Find the remainder when $97!$ is divided by $101$.

Note, as $101$ is prime, we know that $100! \equiv -1\pmod{101}$. However, the left side has more factors than we want. Write this instead as $$97! \cdot 98 \cdot 99 \cdot 100 \equiv -1\pmod{101}$$ or equivalently, $$97! \cdot (-3)(-2)(-1) \equiv -1\pmod{101}$$ or more simply still $$97! \cdot (-6) \equiv -1\pmod{101}$$ All that remains is to find $(-6)^{-1}$, which is revealed to be $84$ after using the Euclidean Algorithm and back-solving, and multiply both sides by this value to find $$97! \equiv -84 \equiv 17\pmod{101}$$

Find the remainder when $2016! - 2015!$ is divided by $2017$.

$$\begin{align*} 2015! &\equiv 2016! \cdot 2016^{-1}\pmod{2017}\\ &\equiv (-1) \cdot (-1)^{-1}\pmod{2017}\\ &\equiv (-1) \cdot (-1)\pmod{2017}\\ &\equiv 1 \end{align*}$$ Thus, $2016! - 2015! \equiv -1 - 1 = -2 \equiv 2015\pmod{2017}$.

Prove $(p-2)! \equiv 1\pmod{p}$, when $p$ is prime.

If $p$ is prime, then by Wilson's Theorem, we know $(p-1)! \equiv -1 \equiv p-1\pmod{p}$.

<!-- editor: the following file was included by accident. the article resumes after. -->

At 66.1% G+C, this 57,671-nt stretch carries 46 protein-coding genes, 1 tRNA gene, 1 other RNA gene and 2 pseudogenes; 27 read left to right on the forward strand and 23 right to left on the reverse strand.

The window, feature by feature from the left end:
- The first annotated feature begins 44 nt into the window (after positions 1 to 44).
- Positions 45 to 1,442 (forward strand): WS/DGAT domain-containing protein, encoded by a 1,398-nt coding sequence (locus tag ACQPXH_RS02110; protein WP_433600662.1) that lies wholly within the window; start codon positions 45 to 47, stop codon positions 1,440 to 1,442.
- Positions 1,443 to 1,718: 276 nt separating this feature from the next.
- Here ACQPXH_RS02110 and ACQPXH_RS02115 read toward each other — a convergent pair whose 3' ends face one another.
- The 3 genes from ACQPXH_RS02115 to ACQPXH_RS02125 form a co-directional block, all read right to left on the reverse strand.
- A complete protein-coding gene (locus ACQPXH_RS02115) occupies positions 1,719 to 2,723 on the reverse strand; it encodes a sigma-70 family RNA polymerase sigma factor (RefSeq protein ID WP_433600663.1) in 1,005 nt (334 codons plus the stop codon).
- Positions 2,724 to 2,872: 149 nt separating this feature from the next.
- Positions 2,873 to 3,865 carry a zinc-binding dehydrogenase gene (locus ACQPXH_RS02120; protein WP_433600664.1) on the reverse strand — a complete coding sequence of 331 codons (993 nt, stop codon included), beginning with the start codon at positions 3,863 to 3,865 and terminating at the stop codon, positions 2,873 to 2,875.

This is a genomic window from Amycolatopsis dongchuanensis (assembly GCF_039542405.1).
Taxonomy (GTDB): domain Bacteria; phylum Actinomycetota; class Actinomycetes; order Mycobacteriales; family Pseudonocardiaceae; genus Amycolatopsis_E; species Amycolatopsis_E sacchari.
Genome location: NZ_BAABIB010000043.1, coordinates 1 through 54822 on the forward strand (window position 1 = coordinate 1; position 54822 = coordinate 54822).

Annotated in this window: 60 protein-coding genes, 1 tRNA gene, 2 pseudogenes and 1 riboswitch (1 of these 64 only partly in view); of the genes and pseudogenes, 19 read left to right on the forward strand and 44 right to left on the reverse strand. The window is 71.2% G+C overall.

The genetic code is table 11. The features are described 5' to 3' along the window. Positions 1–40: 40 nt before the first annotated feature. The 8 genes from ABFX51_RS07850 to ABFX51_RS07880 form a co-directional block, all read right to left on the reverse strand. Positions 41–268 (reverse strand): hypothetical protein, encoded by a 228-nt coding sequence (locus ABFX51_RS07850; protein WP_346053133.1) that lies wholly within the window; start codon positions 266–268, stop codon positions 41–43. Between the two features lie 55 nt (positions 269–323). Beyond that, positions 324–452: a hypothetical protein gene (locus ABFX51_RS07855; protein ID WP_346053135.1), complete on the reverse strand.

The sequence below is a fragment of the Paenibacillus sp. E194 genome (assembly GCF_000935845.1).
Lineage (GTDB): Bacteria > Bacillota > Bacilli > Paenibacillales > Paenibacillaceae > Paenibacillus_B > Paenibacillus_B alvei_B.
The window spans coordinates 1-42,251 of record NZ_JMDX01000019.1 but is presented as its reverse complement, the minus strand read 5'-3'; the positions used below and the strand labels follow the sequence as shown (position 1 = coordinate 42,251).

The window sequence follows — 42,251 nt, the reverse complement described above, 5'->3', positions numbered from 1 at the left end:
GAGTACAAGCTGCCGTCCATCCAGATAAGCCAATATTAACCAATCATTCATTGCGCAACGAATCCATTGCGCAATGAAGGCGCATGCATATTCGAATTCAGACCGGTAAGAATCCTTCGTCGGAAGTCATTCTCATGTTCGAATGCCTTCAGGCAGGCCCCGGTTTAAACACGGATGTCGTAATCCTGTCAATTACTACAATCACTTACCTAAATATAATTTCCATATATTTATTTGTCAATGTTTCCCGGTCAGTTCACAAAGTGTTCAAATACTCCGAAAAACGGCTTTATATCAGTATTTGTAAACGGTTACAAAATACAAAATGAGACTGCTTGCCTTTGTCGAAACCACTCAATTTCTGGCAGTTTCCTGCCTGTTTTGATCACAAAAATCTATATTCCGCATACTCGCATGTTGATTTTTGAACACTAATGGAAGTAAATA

As $p$ and $p-1$ are relatively prime, note $(p-1)$ has a multiplicative inverse$\pmod{p}$. Multiplying by this on both sides yields the desired congruence: $(p-2)! \equiv 1\pmod{p}$

Prove that if $n$ is a composite integer greater than $4$, then $(n-1)! \equiv 0\pmod{n}$

Proof by cases.

Case 1: If $n$ is not a perfect square, then we can find integers $a$ and $b$ with $1 \lt a,b \lt n$ and $a \neq b$, where $n = ab$. But given the bounds on $a$ and $b$, they are both present as factors in the expansion of $(n-1)!$. Thus, their product $n$ divides $(n-1)!$ and consequently $(n-1)! \equiv 0\pmod{n}$.

Case 2: If $n$ is a perfect square, then recall $n \gt 4$, so we can find $k \gt 2$, where $n=k^2$. Again, keeping in mind $k \gt 2$ note that their must be at least two multiples of $k$ in the expansion of $(n-1)!$, namely $k$ and $2k$. However, this means $k^2 \mid (n-1)!$ and thus $n \mid (n-1)^2$. We again have shown the necessary result.

🔎 Find the remainder upon division by 13 of $a$, where $$\frac{1}{1} + \frac{1}{2} + \frac{1}{3} + \cdots + \frac{1}{23} = \frac{a}{23!}$$

Put this back into the realm of integers by multiplying by $23!$.

🔎 For $\displaystyle{q = \frac{p-1}{2}}$, where $p$ is an odd prime, prove $\displaystyle{p \mid (q!)^2 + (-1)^q}$

Notice that$\pmod{p}$, we have $$\begin{align*} p-1 &\equiv -1\\ p-2 &\equiv -2\\ &\vdots\\ \frac{p+1}{2} &\equiv -\frac{p-1}{2} \end{align*}$$

🔎 Suppose $p \equiv 1\pmod{4}$, then show there exists an integer $n$ where $p \mid n^2 + 1$.

Could this be a special case of another result?